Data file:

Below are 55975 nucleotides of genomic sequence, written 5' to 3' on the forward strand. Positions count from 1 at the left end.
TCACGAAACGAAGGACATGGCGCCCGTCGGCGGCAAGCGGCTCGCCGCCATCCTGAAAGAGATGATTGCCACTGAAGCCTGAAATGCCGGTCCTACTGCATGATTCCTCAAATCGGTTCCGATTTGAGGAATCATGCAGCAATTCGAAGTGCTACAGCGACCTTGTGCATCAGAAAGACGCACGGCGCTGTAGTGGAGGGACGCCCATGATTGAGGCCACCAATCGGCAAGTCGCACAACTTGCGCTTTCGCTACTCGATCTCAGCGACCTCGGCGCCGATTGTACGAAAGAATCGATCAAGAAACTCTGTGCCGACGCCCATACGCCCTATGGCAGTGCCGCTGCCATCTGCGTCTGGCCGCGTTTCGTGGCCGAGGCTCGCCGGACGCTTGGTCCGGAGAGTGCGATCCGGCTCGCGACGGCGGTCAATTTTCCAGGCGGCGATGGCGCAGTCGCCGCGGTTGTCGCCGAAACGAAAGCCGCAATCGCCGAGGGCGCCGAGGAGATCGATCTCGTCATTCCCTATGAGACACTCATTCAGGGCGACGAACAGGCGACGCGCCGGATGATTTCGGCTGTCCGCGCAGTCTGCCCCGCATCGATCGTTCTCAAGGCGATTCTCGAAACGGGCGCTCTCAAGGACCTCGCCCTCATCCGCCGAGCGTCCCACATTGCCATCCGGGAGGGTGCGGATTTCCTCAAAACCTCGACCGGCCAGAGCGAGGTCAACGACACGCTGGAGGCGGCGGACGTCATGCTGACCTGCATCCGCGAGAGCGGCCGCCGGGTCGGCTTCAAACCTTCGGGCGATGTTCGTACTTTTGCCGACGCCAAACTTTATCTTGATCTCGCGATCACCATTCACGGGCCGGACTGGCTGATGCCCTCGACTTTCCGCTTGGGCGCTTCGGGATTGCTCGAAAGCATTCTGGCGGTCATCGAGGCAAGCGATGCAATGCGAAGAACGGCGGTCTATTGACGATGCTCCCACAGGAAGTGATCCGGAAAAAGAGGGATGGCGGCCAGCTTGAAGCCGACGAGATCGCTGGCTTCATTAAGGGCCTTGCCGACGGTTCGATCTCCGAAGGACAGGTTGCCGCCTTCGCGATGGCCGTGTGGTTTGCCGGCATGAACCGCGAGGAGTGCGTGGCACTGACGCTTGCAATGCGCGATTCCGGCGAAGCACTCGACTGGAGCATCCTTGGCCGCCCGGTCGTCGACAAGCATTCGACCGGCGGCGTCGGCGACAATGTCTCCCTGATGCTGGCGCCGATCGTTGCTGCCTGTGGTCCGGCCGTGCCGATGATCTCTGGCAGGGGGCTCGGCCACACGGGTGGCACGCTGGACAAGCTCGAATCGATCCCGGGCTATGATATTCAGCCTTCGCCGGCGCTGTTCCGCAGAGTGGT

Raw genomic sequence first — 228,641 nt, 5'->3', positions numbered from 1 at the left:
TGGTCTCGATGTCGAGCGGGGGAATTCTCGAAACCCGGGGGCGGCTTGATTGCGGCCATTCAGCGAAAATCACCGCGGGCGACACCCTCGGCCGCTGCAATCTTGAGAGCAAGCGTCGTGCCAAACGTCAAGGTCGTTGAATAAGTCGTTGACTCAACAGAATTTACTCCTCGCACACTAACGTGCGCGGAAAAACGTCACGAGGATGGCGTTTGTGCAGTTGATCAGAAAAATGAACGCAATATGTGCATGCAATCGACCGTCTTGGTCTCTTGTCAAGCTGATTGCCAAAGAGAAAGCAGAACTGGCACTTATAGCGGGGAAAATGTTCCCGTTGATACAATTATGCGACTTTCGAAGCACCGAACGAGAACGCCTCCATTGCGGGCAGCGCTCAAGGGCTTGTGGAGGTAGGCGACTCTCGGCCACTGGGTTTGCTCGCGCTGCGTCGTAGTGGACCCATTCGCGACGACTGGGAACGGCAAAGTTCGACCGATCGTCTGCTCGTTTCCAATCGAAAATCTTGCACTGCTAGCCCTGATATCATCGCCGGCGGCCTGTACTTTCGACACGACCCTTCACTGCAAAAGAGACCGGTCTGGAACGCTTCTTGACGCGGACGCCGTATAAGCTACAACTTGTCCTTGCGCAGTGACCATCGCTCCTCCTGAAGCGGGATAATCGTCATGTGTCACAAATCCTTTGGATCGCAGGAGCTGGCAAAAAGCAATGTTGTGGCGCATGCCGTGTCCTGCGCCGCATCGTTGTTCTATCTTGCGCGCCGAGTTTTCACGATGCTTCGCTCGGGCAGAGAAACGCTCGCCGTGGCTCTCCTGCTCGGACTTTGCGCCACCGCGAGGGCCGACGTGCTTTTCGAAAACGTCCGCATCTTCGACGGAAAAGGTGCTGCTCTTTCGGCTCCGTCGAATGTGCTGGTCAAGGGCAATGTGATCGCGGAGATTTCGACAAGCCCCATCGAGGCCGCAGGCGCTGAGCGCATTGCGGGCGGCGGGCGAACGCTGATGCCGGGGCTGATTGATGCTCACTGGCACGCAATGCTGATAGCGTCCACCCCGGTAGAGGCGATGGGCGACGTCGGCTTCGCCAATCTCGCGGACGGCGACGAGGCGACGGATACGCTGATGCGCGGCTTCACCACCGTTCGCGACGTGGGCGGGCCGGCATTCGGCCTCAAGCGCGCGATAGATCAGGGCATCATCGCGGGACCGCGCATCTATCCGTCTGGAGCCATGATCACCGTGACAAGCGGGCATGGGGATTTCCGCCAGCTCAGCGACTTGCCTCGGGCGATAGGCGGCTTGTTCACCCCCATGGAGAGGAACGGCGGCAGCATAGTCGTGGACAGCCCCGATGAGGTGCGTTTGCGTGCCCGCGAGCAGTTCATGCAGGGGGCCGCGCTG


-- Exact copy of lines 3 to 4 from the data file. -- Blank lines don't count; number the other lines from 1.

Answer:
Raw genomic sequence first — 228,641 nt, 5'->3', positions numbered from 1 at the left:
TGGTCTCGATGTCGAGCGGGGGAATTCTCGAAACCCGGGGGCGGCTTGATTGCGGCCATTCAGCGAAAATCACCGCGGGCGACACCCTCGGCCGCTGCAATCTTGAGAGCAAGCGTCGTGCCAAACGTCAAGGTCGTTGAATAAGTCGTTGACTCAACAGAATTTACTCCTCGCACACTAACGTGCGCGGAAAAACGTCACGAGGATGGCGTTTGTGCAGTTGATCAGAAAAATGAACGCAATATGTGCATGCAATCGACCGTCTTGGTCTCTTGTCAAGCTGATTGCCAAAGAGAAAGCAGAACTGGCACTTATAGCGGGGAAAATGTTCCCGTTGATACAATTATGCGACTTTCGAAGCACCGAACGAGAACGCCTCCATTGCGGGCAGCGCTCAAGGGCTTGTGGAGGTAGGCGACTCTCGGCCACTGGGTTTGCTCGCGCTGCGTCGTAGTGGACCCATTCGCGACGACTGGGAACGGCAAAGTTCGACCGATCGTCTGCTCGTTTCCAATCGAAAATCTTGCACTGCTAGCCCTGATATCATCGCCGGCGGCCTGTACTTTCGACACGACCCTTCACTGCAAAAGAGACCGGTCTGGAACGCTTCTTGACGCGGACGCCGTATAAGCTACAACTTGTCCTTGCGCAGTGACCATCGCTCCTCCTGAAGCGGGATAATCGTCATGTGTCACAAATCCTTTGGATCGCAGGAGCTGGCAAAAAGCAATGTTGTGGCGCATGCCGTGTCCTGCGCCGCATCGTTGTTCTATCTTGCGCGCCGAGTTTTCACGATGCTTCGCTCGGGCAGAGAAACGCTCGCCGTGGCTCTCCTGCTCGGACTTTGCGCCACCGCGAGGGCCGACGTGCTTTTCGAAAACGTCCGCATCTTCGACGGAAAAGGTGCTGCTCTTTCGGCTCCGTCGAATGTGCTGGTCAAGGGCAATGTGATCGCGGAGATTTCGACAAGCCCCATCGAGGCCGCAGGCGCTGAGCGCATTGCGGGCGGCGGGCGAACGCTGATGCCGGGGCTGATTGATGCTCACTGGCACGCAATGCTGATAGCGTCCACCCCGGTAGAGGCGATGGGCGACGTCGGCTTCGCCAATCTCGCGGACGGCGACGAGGCGACGGATACGCTGATGCGCGGCTTCACCACCGTTCGCGACGTGGGCGGGCCGGCATTCGGCCTCAAGCGCGCGATAGATCAGGGCATCATCGCGGGACCGCGCATCTATCCGTCTGGAGCCATGATCACCGTGACAAGCGGGCATGGGGATTTCCGCCAGCTCAGCGACTTGCCTCGGGCGATAGGCGGCTTGTTCACCCCCATGGAGAGGAACGGCGGCAGCATAGTCGTGGACAGCCCCGATGAGGTGCGTTTGCGTGCCCGCGAGCAGTTCATGCAGGGGGCCGCGCTG